Jesus and the Woman at the Well

In her Lenten Reflections booklet, Ruth Haley Barton says,

During Lent we are called to enter more intentionally into prayer, self-examination and repentance for the purpose of restoration and renewal. As painful as it is to be exposed at this level, awakening is evidence of God’s Grace.

Using the story of Jesus and this Samaritan woman we’re going to explore awakening to God’s grace. I want to invite you to join me in the process of restoration and renewal of our souls and to experience the belonging Jesus offers us. 

Last Sunday we read the verses 16-17 of John 3, which say “For God so loved the world that he gave his one and only Son, that whoever believes in him shall not perish but have eternal life. For God did not send his Son into the world to condemn the world, but to save the world through him.”

In Chapter 4 of John we see Jesus putting his teaching about salvation into practice. Without using words Jesus shows his disciples that THIS is what he meant by loving the whole world, giving love and belonging to this woman, this Samaritan woman, this abandoned Samaritan woman.

Most of the sermons I’ve heard about this Samaritan woman describe the forgiveness of Jesus and the sinfulness of the woman. But there is no mention of forgiveness or promiscuity here – we have read that into the text. Perhaps this woman’s story is different than that. Perhaps her story is more like ours than we’d like to admit. Though the details may be unique to her story, I believe each one of us is longing for relationship and acceptance, just as she was. And I believe that Jesus offers the same belonging and salvation to each of us as he offered to the Samaritan woman.

This woman had been married five times and she has been abandoned five times…abandoned through death of a spouse or divorce, likely due to her barrenness. The ability to bear children in ancient times was seen as the primary purpose of a woman, carrying on a male’s lineage was the entire point of marriage. If this woman was incapable of this “basic biological function”, she would surely be rejected. Thus when she meets Jesus at the well, she is thirsty for more than water. This woman is in need of acceptance, of relationship, of belonging.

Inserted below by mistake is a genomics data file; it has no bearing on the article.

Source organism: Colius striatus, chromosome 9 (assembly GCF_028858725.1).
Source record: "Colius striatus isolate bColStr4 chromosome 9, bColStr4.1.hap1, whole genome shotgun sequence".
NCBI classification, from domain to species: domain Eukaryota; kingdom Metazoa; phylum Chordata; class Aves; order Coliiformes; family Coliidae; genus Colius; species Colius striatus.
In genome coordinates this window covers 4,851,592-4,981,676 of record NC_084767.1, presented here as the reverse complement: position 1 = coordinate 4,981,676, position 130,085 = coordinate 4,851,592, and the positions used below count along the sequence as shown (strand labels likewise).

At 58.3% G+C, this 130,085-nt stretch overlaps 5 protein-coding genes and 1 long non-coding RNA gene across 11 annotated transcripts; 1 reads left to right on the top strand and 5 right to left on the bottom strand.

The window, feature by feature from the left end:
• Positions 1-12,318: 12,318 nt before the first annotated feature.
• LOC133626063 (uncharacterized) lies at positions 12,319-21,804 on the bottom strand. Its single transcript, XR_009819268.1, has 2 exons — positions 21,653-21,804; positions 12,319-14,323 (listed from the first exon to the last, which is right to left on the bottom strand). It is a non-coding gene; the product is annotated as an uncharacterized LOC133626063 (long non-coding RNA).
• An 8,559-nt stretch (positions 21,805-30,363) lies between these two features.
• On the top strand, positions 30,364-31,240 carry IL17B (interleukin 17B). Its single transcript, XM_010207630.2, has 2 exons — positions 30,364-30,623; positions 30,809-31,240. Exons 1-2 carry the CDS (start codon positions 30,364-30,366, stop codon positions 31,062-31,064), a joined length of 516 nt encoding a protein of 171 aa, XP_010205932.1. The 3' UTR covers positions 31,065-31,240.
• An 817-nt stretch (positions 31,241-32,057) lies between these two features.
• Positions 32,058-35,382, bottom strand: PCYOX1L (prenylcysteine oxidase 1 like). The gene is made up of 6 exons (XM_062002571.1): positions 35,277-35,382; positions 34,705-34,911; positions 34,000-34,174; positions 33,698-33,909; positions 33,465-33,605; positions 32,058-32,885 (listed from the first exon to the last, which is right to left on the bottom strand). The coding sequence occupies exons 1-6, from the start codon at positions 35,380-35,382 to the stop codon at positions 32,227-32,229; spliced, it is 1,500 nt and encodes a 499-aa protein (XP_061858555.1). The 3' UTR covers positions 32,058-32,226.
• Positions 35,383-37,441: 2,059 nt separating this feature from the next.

My own story is not unlike this Samaritan woman’s. As a young married woman, I wanted nothing more than to have children. I had framed my future and my sole purpose in motherhood. Thus, I was completely shaken when my body’s functioning wasn’t “normal” and healthy. I, too, was barren. I spent five years of sorrow and darkness and questioning my worth and belonging. My friends were having children, women’s retreats would gather and discuss their kids, and I was on the outside. My infertility was even used as a weapon against me when some people questioned my effectiveness in church ministry if we didn’t have children. How could we possibly connect with the community without kids? These types of statements were both cruel and untrue. Though we knew these words were not of God, the shaming from outsiders was hard to bear.

Gradually my darkness began to transform me. I turned to God with more intensity than ever before. Gently and graciously, He began to unravel the strings I had tied up in my worth as a mother. He began to reveal to me the truths: I was valuable… apart from whether I had children or not. Kids would not fulfill me, my husband could not fulfill me, a job or ministry could not fulfill me. Jesus told me I was loved and I had belonging in him, no strings attached. This is the message of salvation for each of us – love and belonging.

So back to Sychar…there’s Jesus interacting in the most unlikely places with the most unlikely people. Meeting at a well was somewhat scandalous in itself, for wells were often the place where love-matches were made. Jacob and Rachel, Moses and Zipporah, and others like them met their spouses at a well. Jesus’s Jewish heritage came with an unspoken rule to not interact with their rebel-cousins, the Samaritans. And as a man, Jesus was ignoring all sorts of social protocol by interacting with a woman, going as far as to ask her to share her drinking vessel with him. He was risking his reputation in order to share the refreshing streams of God’s love with this thirsty woman.